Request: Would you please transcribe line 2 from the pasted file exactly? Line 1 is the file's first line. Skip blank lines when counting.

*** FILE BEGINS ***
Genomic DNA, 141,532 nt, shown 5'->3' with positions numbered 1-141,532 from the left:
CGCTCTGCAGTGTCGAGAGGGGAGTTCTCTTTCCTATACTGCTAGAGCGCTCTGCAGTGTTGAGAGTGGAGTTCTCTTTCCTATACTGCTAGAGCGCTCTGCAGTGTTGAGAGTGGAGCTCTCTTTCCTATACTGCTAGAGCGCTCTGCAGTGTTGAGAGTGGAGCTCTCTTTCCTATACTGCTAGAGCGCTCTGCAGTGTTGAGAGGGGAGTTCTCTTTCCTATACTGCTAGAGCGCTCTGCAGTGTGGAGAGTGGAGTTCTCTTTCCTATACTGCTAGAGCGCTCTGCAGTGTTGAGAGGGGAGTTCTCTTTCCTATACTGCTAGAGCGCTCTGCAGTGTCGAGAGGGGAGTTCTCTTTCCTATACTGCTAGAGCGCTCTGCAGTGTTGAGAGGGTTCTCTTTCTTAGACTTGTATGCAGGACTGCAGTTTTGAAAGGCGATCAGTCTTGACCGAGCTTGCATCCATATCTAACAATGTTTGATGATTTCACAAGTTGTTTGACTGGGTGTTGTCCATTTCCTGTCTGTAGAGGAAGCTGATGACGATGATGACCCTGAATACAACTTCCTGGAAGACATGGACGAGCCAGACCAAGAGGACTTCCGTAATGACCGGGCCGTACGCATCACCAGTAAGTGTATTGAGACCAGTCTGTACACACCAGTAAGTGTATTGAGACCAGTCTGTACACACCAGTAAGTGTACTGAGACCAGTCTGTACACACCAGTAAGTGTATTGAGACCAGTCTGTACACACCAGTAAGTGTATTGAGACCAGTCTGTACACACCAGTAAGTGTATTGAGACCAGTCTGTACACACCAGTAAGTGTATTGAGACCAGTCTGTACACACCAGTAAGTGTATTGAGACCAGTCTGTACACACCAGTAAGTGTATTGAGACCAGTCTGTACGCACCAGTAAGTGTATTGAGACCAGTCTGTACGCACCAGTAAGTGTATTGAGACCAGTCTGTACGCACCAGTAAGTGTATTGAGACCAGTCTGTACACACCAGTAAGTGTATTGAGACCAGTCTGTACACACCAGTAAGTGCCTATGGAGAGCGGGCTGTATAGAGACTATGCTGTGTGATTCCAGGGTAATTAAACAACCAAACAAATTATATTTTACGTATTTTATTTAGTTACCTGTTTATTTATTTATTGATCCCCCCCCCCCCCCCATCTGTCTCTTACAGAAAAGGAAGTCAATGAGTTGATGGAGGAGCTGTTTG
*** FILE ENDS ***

CGCTCTGCAGTGTCGAGAGGGGAGTTCTCTTTCCTATACTGCTAGAGCGCTCTGCAGTGTTGAGAGTGGAGTTCTCTTTCCTATACTGCTAGAGCGCTCTGCAGTGTTGAGAGTGGAGCTCTCTTTCCTATACTGCTAGAGCGCTCTGCAGTGTTGAGAGTGGAGCTCTCTTTCCTATACTGCTAGAGCGCTCTGCAGTGTTGAGAGGGGAGTTCTCTTTCCTATACTGCTAGAGCGCTCTGCAGTGTGGAGAGTGGAGTTCTCTTTCCTATACTGCTAGAGCGCTCTGCAGTGTTGAGAGGGGAGTTCTCTTTCCTATACTGCTAGAGCGCTCTGCAGTGTCGAGAGGGGAGTTCTCTTTCCTATACTGCTAGAGCGCTCTGCAGTGTTGAGAGGGTTCTCTTTCTTAGACTTGTATGCAGGACTGCAGTTTTGAAAGGCGATCAGTCTTGACCGAGCTTGCATCCATATCTAACAATGTTTGATGATTTCACAAGTTGTTTGACTGGGTGTTGTCCATTTCCTGTCTGTAGAGGAAGCTGATGACGATGATGACCCTGAATACAACTTCCTGGAAGACATGGACGAGCCAGACCAAGAGGACTTCCGTAATGACCGGGCCGTACGCATCACCAGTAAGTGTATTGAGACCAGTCTGTACACACCAGTAAGTGTATTGAGACCAGTCTGTACACACCAGTAAGTGTACTGAGACCAGTCTGTACACACCAGTAAGTGTATTGAGACCAGTCTGTACACACCAGTAAGTGTATTGAGACCAGTCTGTACACACCAGTAAGTGTATTGAGACCAGTCTGTACACACCAGTAAGTGTATTGAGACCAGTCTGTACACACCAGTAAGTGTATTGAGACCAGTCTGTACACACCAGTAAGTGTATTGAGACCAGTCTGTACGCACCAGTAAGTGTATTGAGACCAGTCTGTACGCACCAGTAAGTGTATTGAGACCAGTCTGTACGCACCAGTAAGTGTATTGAGACCAGTCTGTACACACCAGTAAGTGTATTGAGACCAGTCTGTACACACCAGTAAGTGCCTATGGAGAGCGGGCTGTATAGAGACTATGCTGTGTGATTCCAGGGTAATTAAACAACCAAACAAATTATATTTTACGTATTTTATTTAGTTACCTGTTTATTTATTTATTGATCCCCCCCCCCCCCCCATCTGTCTCTTACAGAAAAGGAAGTCAATGAGTTGATGGAGGAGCTGTTTG